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45% of European internet users willing to upgrade or change supplier for higher speed

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Consumers increasingly care about their internet being fast enough to watch videos, for example. And for those who run businesses from their home, speed is also a competitiveness issue. Consumers now focus on both speed and price when making their choices.

Internet speed is emerging as a top issue for internet users according to the latest EU-wide survey of how Europeans use the internet.

Nearly half (45%) of Europeans households would upgrade their Internet subscription or switch supplier for a higher speed broadband, closing the gap with price as in the race for most important factor when choosing an internet plan.

European Commission Vice President Neelie Kroes: "Consumers increasingly care about their internet being fast enough to watch videos, for example. And for those who run businesses from their home, speed is also a competitiveness issue. Consumers now focus on both speed and price when making their choices.”

The survey also found that over half (54%) of households limit their national and international mobile phone calls because of concerns about cost. Kroes says "This is the smartphone era, where high quality mobile services are an essential part of daily life. It’s not acceptable for half the population to be limiting their phone calls because of cost issues, and it’s not acceptable that the lack of a connected single market encourages those limitations.” However, the 2013 survey saw an 11% drop (from 60% to 49%) in the numbers concerned about the cost of calls to networks other than their own domestic networks. This is a clear sign that the Commission’s efforts to reduce mobile termination rates are having a positive effect for consumers.

Other highlights of this Eurobarometer survey include:

Speed matters more and more

  1. Competition has effectively delivered affordable prices, while more attention will be needed to ensure demands for higher speeds are met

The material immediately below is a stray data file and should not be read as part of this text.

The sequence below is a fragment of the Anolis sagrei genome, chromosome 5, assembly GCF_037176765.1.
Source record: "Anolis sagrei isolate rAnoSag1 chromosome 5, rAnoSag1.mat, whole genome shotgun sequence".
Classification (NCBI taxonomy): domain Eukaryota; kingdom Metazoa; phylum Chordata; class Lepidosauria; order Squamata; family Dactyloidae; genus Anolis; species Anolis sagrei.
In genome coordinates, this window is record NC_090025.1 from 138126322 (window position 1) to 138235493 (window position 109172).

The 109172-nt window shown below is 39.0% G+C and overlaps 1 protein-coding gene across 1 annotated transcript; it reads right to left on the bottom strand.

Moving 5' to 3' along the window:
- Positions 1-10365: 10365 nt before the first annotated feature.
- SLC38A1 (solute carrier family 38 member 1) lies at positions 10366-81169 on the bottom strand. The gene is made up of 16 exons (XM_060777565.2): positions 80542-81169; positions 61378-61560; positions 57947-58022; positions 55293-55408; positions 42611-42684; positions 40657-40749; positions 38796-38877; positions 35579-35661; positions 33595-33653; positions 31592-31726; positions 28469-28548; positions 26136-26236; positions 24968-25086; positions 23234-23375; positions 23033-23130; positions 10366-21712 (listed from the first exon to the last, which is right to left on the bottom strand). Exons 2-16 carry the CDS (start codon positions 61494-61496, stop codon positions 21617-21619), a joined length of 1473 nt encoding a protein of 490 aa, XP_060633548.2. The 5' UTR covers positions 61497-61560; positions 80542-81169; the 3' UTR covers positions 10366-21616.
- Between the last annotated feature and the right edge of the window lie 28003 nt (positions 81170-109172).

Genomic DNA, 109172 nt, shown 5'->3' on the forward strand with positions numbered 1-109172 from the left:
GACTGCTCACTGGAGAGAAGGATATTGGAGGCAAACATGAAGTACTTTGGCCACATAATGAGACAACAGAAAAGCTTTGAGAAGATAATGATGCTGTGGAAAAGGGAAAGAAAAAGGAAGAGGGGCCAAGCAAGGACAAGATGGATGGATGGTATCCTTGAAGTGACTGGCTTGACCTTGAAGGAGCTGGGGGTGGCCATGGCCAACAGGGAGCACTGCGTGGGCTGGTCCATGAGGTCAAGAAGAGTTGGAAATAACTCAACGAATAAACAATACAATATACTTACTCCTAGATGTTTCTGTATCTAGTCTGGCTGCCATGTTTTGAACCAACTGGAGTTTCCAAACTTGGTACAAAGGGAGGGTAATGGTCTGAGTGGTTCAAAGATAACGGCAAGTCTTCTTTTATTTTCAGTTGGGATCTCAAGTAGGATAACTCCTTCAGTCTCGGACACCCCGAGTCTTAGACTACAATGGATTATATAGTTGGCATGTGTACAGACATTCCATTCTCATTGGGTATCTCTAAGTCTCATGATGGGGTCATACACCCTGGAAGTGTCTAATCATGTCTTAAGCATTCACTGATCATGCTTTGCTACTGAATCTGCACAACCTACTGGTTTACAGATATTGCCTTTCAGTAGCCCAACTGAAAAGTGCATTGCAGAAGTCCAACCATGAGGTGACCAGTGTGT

2. Around 40% have found it difficult to access online content and applications because of insufficient speed or download capacity.

Quality of service

  1. 20% said they sometimes found it difficult to access online content or had apps blocked on mobile phones (up 4 pp on December 2011). This was more likely to occur when trying to watch videos (42%), listen to music (22%), download video content for free (22%), watch live events (20%) or play online games (19%).

  2. Sound quality was a concern. Only 38% agreed that sound quality is very good on their mobile phones compared with 49% for landline phones and 25% for Internet calls.

Open internet and net neutrality

  1. Video blocks are the most annoying net neutrality / copyright issue

  2. 34% of adults use VOIP calling services (up from 27% in 2012)

Purchasing trends

  1. 44% of households have at least one mobile internet subscription (up from 30% in 2012)

  2. 45% of households purchase a bundle of communications services (eg a combination of television, broadband, phone, mobile services) from the same provider (45%)

  3. 40% (of the 45% of households) have considered changing their bundle provider, but 29% say it is it is not easy to compare the terms of bundle packages

Background

The E-Communications Household Survey has been conducted annually since 2006 – the full report will be published in the coming weeks.

The survey aims to support policy development in the field of E-communications through the regular gathering of facts and trends about the attitude of households and individuals towards the provision of the main electronic communications services.

The fieldwork for this survey was completed in March 2013. 27,786 respondents from different representative social and demographic groups of the EU population were interviewed face-to-face at home. Because the fieldwork took place before the official date of Croatia's accession to the European Union on 1 July 2013, results are presented for the EU 27 and Croatia, and EU averages refer to EU 27 only.

Useful links

Digital Agenda Scoreboard

Digital Agenda

Neelie Kroes

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